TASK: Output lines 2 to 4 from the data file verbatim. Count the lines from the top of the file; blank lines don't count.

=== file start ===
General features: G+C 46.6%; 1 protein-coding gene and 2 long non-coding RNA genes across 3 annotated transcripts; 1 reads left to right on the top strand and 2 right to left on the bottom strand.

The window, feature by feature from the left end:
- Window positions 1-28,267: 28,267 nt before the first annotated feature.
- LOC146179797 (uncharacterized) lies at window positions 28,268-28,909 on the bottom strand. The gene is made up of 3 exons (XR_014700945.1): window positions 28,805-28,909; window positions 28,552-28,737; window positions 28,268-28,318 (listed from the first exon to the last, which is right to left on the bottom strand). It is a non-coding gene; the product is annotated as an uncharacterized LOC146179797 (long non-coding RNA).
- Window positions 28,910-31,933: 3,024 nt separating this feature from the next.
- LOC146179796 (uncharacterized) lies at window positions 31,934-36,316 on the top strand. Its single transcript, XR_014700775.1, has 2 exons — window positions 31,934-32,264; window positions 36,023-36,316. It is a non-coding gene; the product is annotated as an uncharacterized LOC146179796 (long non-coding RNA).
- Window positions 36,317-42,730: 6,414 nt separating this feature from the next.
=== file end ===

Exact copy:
The window, feature by feature from the left end:
- Window positions 1-28,267: 28,267 nt before the first annotated feature.
- LOC146179797 (uncharacterized) lies at window positions 28,268-28,909 on the bottom strand. The gene is made up of 3 exons (XR_014700945.1): window positions 28,805-28,909; window positions 28,552-28,737; window positions 28,268-28,318 (listed from the first exon to the last, which is right to left on the bottom strand). It is a non-coding gene; the product is annotated as an uncharacterized LOC146179797 (long non-coding RNA).